Doctrine and Consequences
: A socio-legal Analysis of American Debates on Free Speech and Incitement to Racial and Religious Hatred

  • Hilda Uzokwe

Student thesis: Doctoral Thesis


This thesis attempts to draw upon critical legal scholarship of the United States First Amendment law, particularly the wide ‘freedom of speech’ it allows, to frame a discussion concerning the Amendment’s apparent tolerance of speech inciting racial and religious hatred against the backdrop of recent mass shootings or violent attacks of white supremacists’ perpetrators who cite, disseminate, or are influenced by online hate speech. The thesis is engaged in a critical, doctrinal, theoretical, and evidence-based commentary upon First Amendment Incitement Doctrine (the rule in Brandenburg). The crux of the First Amendment Incitement Doctrine is that speech can only be censored if it produces an immediate illegal action. The combination of legal and jurisprudential analysis is then complemented, in the second half of the thesis, with discourse analysis of online newspapers/magazines to illustrate the harm resulting from First Amendment’s wide tolerance of free speech. I argue that the evident consequences of abusive hate speech should also be factored into future discussion and debates around the First Amendment. The theoretical framework of this research locates the analysis of hate speech regulation in Ronald Dworkin’s teaching on how to interpret the law and not in the scholar’s ‘free speech absolutism’ where I argue that this erudite scholar misapplied his own theory. The research philosophy utilized here is interpretivism. I assessed 2637 online articles and conducted a thematic analysis. The study finds that African Americans and Jews are the main targets of hate speech perpetrated by white supremacists and that internet communication has been used to amplify this hatred. The study further finds that online hate speech tends to drive offline violent acts. My original contribution to knowledge is the overarching importance of contextualizing harm and the imminence of risk when interpreting free speech cases and concomitantly, that discursive constructions in media should be utilized by the Supreme Court when seeking to regulate online hate speech that harms historically oppressed minorities in America. If the momentum of online hate speech against racial and religious minority groups is not effectively checked by the law, America could well be facing a ticking time-bomb as has been argued-the Capitol Building episode may be a case in point.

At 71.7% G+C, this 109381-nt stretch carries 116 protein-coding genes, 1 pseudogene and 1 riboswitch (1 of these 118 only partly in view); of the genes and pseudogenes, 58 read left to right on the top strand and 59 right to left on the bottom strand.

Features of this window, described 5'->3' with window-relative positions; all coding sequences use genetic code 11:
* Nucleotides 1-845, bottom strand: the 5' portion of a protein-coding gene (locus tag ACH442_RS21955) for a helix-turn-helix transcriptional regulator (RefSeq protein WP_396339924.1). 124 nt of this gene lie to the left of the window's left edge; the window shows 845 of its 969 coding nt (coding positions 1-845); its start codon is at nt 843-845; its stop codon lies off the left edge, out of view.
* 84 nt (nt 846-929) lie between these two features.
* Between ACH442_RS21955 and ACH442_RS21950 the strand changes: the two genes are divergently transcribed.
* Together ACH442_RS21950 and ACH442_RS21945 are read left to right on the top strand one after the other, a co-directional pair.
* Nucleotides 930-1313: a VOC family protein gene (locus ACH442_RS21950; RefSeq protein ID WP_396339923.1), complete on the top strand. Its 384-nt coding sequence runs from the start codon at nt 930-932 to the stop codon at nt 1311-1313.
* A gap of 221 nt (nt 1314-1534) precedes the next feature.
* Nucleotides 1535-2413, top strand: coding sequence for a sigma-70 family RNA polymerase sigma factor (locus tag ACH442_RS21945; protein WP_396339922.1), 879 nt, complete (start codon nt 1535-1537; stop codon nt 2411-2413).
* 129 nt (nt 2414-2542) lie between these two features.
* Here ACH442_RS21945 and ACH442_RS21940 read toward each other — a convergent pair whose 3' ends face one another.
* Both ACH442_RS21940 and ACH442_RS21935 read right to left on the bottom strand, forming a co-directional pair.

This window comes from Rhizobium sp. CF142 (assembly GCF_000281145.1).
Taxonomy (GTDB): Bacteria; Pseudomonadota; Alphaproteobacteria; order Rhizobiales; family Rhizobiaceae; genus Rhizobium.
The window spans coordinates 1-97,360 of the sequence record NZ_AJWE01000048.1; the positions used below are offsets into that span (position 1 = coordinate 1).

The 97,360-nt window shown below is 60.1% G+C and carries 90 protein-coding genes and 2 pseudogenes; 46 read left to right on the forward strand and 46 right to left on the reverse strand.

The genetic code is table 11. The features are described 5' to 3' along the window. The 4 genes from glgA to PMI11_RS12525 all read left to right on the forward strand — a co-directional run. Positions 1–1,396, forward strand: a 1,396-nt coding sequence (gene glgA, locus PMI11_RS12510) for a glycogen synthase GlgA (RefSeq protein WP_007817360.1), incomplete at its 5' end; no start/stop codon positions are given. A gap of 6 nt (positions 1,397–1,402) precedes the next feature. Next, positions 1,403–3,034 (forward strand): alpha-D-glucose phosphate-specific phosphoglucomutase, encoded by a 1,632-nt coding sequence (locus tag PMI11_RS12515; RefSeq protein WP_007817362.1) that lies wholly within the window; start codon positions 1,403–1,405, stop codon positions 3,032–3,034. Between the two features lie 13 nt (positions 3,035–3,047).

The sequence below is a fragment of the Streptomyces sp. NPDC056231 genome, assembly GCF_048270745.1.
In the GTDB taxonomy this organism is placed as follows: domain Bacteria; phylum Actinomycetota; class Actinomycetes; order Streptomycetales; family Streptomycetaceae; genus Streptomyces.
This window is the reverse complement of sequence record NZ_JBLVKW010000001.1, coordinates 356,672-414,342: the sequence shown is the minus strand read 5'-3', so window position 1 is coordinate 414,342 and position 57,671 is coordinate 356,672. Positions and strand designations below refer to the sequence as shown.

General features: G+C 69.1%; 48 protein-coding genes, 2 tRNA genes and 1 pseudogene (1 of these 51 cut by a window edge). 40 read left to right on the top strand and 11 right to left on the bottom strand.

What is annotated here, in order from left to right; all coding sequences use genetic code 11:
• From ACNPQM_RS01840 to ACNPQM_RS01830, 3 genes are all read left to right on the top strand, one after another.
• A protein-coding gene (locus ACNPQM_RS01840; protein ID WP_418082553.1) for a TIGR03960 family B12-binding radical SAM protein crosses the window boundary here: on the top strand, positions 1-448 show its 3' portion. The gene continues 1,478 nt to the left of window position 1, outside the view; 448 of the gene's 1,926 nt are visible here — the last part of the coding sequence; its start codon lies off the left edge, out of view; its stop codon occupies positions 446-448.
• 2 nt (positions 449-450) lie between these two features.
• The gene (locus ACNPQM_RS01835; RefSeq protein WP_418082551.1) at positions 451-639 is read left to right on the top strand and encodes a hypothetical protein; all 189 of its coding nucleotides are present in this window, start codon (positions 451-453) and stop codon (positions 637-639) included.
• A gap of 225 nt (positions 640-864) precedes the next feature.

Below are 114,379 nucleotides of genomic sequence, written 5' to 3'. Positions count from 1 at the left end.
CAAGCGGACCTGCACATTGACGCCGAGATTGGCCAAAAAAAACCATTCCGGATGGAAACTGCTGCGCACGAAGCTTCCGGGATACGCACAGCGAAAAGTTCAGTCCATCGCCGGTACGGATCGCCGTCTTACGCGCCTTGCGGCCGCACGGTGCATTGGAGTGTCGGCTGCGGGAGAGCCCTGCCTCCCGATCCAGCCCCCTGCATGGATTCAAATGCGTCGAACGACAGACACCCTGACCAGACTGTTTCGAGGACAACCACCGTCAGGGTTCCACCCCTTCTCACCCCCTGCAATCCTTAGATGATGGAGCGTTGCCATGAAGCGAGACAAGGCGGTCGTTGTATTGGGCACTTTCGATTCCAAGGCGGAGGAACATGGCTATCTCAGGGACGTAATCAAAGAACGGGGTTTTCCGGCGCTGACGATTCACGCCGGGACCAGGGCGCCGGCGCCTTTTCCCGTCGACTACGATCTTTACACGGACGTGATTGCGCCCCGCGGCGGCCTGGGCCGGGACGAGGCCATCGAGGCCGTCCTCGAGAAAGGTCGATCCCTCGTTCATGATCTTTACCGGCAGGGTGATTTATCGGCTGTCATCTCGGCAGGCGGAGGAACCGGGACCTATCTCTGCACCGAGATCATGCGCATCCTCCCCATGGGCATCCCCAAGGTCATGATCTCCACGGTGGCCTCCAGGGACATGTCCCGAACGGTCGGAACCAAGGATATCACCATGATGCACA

Date of AwardJan 2023
Original languageEnglish
Awarding Institution
  • University of Brighton
SupervisorPeter Squires (Supervisor) & Adaeze Okoye (Supervisor)

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